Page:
Honda phased out and replaced their first-generation Pilot for model-year 2009 with a new model that packed updated styling, technology, feature content and an even bigger body. Longer, wider and taller than the original machine, the new-for-2009 eight-passenger Pilot received a welcome makeover to help it stand out in a market jammed with increasingly fierce competitors, including comparable machines from Toyota, Nissan, Chevrolet and Ford.
Just like the last generation, power comes from a 3.5L V6 engine. Horsepower was modestly increased to 250, a gain of six ponies. Honda’s Variable Cylinder Management (VCM) function and i-VTEC (Valve Timing Electronic Control) system were on board to keep the mill running as economically as possible. Most models in the used market will be AWD or 4WD, featuring Honda’s self-activating four-wheel drive system with available locking mode for enhanced traction. Some units were front-wheel drive. All models got an automatic transmission.
LX and SE models were more basic in terms of feature content, with the Pilot EX-L and Touring models taking a place at the top of the range.
What Owners Like
Pilot owners tend to rate a multitude of characteristics highly, including seat comfort, abundant storage facilities, overall flexibility, a great driving position, confident all-surface traction and an overall blend of go-anywhere, anytime size, flexibility and capability.
What Owners Dislike
Gripes include a learning curve to the voice commanded systems (if equipped), cramped third-row seats, and rougher and louder-than-expected ride in some models.
Here’s a look at what some owners are saying on autoTRADER.ca.
Some owner complaints have surfaced online regarding the durability of the Pilot’s leather seating, especially in the rear rows. Shoppers are advised to check for signs of cracking, ripping or abrasion in the leather, if equipped, where the seat bottom meets the seatback, as some owners have reported damaged caused by folding the seats down and placing cargo on top, which compresses the leather and may cause issues. Here’s a little more reading.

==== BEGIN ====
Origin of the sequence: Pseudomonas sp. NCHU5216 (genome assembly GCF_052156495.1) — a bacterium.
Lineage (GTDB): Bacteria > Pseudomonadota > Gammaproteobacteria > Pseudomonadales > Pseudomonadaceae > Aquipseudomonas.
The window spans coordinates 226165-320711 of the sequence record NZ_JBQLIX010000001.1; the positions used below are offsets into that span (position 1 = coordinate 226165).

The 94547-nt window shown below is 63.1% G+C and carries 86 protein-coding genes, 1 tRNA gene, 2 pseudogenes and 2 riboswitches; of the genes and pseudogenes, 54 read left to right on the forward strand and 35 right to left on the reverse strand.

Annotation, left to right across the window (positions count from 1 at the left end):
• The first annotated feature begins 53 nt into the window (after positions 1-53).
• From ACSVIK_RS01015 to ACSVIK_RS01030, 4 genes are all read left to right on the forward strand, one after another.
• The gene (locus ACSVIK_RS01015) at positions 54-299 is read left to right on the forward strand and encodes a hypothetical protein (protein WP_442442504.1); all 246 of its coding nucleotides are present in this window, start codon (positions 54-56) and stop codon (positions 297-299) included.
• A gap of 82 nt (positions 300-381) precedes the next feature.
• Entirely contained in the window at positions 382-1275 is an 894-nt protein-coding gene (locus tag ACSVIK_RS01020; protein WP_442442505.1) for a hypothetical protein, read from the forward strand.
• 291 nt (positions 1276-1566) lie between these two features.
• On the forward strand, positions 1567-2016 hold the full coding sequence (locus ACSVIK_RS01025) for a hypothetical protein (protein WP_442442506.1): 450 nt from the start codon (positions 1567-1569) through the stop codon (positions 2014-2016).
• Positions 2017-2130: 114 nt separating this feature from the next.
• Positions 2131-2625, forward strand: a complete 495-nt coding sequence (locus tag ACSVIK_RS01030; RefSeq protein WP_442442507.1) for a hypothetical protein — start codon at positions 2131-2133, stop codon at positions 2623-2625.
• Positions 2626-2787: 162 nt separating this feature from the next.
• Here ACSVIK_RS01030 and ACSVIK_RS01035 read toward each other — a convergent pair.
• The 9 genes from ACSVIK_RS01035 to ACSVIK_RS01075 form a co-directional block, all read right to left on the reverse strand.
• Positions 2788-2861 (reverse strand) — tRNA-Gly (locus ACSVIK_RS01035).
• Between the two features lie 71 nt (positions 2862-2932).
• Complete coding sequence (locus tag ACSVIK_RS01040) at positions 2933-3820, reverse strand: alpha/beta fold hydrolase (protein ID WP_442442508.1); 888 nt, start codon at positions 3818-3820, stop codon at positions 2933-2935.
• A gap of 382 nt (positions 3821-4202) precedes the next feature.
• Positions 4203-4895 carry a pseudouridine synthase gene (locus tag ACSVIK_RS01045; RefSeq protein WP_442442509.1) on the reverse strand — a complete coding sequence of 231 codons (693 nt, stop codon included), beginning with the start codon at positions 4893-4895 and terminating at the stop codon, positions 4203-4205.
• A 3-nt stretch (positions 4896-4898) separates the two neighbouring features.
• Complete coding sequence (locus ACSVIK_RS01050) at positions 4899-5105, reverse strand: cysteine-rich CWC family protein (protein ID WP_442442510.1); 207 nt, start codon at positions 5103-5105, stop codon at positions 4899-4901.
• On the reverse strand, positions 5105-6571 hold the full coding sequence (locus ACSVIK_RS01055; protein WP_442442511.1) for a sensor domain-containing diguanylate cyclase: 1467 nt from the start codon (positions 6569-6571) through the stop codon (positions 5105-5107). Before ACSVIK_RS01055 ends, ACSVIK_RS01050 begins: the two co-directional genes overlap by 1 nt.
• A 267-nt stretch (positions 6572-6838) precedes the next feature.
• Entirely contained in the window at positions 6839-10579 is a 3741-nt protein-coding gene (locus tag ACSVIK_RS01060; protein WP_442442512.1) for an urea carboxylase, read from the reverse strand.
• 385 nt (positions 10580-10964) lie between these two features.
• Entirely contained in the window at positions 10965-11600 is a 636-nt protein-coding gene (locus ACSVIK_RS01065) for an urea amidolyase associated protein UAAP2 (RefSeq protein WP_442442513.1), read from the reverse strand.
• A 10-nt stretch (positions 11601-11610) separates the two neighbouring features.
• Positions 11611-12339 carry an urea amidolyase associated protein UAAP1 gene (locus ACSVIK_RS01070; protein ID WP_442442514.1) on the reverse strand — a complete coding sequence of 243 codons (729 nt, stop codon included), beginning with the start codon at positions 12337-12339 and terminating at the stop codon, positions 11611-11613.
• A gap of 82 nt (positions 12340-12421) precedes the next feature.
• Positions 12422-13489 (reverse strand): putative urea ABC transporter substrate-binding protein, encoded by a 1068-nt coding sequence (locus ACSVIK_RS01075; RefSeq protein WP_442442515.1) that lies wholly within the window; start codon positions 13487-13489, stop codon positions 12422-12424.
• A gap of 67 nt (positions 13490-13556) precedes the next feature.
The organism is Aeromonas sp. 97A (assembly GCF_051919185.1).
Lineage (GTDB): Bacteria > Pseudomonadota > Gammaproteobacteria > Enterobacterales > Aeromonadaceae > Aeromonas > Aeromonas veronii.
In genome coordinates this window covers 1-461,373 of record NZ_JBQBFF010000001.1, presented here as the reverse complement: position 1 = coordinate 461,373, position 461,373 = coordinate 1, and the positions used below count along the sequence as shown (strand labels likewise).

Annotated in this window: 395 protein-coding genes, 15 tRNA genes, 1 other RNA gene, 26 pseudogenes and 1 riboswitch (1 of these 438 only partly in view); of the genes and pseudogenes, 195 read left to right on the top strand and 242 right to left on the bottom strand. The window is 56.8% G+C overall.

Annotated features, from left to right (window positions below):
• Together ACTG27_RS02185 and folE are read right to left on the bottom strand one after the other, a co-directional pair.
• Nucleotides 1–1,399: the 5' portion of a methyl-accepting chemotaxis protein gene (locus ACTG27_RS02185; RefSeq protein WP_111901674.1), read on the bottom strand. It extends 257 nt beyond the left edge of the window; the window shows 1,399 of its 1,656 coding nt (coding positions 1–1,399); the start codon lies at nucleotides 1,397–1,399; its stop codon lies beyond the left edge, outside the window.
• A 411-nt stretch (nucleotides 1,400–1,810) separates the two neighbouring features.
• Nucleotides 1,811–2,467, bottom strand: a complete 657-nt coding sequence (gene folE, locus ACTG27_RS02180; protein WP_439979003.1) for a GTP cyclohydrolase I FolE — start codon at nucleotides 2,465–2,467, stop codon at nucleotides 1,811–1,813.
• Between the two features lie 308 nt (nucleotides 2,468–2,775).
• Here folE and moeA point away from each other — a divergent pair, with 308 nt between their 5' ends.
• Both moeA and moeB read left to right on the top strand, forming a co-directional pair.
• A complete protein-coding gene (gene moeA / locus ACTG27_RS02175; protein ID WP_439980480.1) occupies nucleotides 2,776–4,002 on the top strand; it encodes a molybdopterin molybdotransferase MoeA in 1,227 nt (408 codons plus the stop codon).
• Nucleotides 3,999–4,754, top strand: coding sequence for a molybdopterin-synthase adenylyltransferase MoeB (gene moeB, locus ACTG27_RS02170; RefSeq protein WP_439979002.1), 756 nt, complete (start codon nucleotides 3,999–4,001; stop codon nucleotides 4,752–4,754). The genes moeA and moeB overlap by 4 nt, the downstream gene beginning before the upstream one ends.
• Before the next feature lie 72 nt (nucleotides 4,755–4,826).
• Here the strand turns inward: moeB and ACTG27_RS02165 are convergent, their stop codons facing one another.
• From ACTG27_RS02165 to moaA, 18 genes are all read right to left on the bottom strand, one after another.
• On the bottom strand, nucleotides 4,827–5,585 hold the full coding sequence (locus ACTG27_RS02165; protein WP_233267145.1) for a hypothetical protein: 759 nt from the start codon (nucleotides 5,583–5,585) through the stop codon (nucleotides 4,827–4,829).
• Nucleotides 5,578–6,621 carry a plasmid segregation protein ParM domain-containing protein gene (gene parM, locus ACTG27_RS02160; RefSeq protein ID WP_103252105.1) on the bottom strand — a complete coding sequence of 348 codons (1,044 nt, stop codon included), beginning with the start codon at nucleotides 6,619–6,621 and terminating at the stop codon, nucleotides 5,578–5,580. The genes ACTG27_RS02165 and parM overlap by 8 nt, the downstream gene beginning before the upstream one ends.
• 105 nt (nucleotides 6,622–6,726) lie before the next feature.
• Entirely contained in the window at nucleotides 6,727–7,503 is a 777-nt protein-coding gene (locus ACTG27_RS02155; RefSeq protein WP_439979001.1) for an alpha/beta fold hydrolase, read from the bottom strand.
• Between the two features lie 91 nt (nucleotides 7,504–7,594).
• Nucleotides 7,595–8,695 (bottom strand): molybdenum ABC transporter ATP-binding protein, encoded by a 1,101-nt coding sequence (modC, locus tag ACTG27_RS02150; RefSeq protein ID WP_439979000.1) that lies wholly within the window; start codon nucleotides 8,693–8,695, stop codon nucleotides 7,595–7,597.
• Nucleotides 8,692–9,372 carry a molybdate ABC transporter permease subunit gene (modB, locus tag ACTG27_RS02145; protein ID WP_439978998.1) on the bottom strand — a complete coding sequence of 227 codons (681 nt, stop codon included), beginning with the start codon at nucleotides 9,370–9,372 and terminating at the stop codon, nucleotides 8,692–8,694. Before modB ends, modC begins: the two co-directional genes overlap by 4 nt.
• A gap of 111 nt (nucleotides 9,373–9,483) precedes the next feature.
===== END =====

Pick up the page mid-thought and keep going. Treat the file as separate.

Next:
Other durability complaints centre around the brakes, with numerous owners reporting much shorter-than-expected life to brake system components. Be sure to feel for a throbbing pulsation in the brake pedal during light to moderate stops in the Pilot you’re considering, which is a sign that the rotors are warped and that the braking system is in need of attention. If in doubt, ask a mechanic to take a closer look.
While the Pilot is on your mechanic’s hoist, ask for an inspection for signs of leaks, especially around the radiator, transmission cooler lines, transmission and rear differential. Any of these should be relatively easy to spot on a pre-purchase inspection. The Pilot’s suspension should also be inspected, especially for signs of excessive wear to the lower front control arm bushings. If these are cracked or appear to be leaking, they’ll need to be replaced. Here’s some more information.
Check all on-board features and electronics, making double sure the motorized seat adjusters, all windows and locks, the rear-seat climate control, remote keyfob and sunroof all work as expected.
Some owners have reported a growling sound and vibration from the Pilot’s engine compartment when it shifts into ECO mode, deactivating un-needed cylinders. Drive on a flat surface with the throttle applied very lightly to coax the Pilot into this mode, and note any unwelcomed vibrations or sounds. The issue appears to be caused by the electronic motor mounts, which adjust themselves to compensate for the natural vibrations caused when an engine deactivates some cylinders. Though it’s unclear how widespread this issue is, some owners have had luck with new computer software uploaded into the Pilot by a dealer, which re-calibrates how the system operates in ECO mode. Some more info.
Note that some owners have reported issues with oil consumption, and that some haven’t. It’s unclear exactly what’s causing the issue, though shoppers are advised to check the oil level and condition of the model they’re considering, continue to monitor it throughout its life, and be sure to change the oil with only the grade and viscosity specified in the owner’s manual.
Be wary of modifications on the Pilot you’re considering. Though Pilot isn’t a commonly modified vehicle, a mechanic should have a look to confirm that any upgrades were made with high-quality parts and workmanship. Intake and exhaust upgrades are generally safe, though any suspension modifications, el-cheapo aftermarket wheels or auxiliary lighting / wiring could be cause for concern.
Finally, plan and budget for a full fluid change, replacing engine oil, coolant, transmission fluid, transfer case, brake, steering and differential fluids, if you’re unsure of the service history of the model you’re considering. The owner’s manual lists fluid requirements, and if it’s not in the glove-box, a quick call to the selling dealer’s parts counter will set you straight.
Most of the Pilot’s commonly-reported issues will be easy for test-drivers, or their mechanic, to spot on a test-drive and pre-purchase inspection. If the used Pilot you’re considering gets a clean bill of health, you’re well on your way to enjoying a spacious, flexible and capable family hauler.
Here’s a list of recalls
Crash Test Results
National Highway Traffic Safety Administration (NHTSA): 4/5 Stars
Insurance Institute for Highway Safety (IIHS): 2012 Top Safety Pick